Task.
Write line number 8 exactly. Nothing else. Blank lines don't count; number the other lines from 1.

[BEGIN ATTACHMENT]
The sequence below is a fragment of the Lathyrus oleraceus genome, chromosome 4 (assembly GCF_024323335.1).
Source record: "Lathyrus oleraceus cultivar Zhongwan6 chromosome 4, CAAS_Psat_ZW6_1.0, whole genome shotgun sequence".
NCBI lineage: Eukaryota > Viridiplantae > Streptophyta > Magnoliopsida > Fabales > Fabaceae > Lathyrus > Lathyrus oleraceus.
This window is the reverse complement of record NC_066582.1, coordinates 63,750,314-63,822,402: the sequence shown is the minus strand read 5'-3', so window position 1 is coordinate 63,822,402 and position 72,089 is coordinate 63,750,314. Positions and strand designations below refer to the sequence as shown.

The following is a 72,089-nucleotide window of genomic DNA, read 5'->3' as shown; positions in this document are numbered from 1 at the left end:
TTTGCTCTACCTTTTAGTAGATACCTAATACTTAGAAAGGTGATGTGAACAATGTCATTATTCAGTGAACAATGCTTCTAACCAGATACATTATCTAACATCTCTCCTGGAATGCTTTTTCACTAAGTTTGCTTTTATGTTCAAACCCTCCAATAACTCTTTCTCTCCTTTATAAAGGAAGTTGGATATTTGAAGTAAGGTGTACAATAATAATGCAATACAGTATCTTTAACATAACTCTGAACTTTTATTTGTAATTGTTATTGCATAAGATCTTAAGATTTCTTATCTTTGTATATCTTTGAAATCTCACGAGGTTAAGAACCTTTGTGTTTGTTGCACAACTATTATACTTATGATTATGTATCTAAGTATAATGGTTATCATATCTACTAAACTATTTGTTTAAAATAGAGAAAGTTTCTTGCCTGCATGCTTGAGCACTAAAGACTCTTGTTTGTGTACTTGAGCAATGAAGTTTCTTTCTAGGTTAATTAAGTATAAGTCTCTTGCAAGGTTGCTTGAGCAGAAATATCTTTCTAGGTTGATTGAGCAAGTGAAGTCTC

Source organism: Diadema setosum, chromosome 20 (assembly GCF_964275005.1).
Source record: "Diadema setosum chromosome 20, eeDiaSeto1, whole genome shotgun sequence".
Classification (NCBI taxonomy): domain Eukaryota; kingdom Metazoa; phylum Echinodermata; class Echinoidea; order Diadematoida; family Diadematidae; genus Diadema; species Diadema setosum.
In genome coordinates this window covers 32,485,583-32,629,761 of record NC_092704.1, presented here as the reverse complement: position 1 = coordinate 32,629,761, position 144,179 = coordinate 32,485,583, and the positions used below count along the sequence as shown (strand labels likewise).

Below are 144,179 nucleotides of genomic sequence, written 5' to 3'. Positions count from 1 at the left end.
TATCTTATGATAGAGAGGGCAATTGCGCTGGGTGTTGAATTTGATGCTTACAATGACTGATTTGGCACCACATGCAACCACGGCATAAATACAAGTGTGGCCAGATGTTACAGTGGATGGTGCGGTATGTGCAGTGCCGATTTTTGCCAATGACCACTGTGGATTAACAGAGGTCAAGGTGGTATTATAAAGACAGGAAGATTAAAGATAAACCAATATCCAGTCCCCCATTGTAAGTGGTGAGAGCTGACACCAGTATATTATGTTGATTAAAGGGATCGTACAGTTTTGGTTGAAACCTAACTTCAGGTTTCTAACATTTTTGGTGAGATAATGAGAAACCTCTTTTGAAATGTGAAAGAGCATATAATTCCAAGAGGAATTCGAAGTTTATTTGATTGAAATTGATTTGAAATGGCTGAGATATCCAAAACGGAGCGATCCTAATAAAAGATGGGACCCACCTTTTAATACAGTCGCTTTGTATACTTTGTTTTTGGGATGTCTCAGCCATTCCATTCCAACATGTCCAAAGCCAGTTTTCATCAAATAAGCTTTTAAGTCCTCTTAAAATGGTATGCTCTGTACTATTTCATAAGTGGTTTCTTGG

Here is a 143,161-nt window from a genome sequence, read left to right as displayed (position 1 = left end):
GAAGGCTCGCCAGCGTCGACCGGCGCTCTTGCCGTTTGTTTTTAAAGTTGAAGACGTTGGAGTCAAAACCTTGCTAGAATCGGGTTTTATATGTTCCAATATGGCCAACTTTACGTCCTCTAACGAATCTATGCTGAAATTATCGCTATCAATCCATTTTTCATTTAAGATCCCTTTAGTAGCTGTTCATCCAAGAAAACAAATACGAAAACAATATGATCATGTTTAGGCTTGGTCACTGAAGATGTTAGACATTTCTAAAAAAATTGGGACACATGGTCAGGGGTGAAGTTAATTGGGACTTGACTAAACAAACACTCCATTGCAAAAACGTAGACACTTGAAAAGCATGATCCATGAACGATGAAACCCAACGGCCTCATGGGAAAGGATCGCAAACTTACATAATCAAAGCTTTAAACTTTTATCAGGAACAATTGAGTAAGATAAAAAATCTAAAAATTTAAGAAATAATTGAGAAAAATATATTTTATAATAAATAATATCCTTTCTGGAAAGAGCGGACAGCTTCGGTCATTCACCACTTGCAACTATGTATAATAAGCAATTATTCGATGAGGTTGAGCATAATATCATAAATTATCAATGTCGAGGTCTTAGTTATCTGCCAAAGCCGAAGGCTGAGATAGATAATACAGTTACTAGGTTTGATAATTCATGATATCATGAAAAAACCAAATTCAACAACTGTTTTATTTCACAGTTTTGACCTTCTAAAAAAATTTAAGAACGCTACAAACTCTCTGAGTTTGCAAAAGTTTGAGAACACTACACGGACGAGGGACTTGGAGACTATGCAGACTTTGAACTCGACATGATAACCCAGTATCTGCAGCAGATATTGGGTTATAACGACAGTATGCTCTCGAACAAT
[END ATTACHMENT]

Source record: "Diadema setosum chromosome 20, eeDiaSeto1, whole genome shotgun sequence".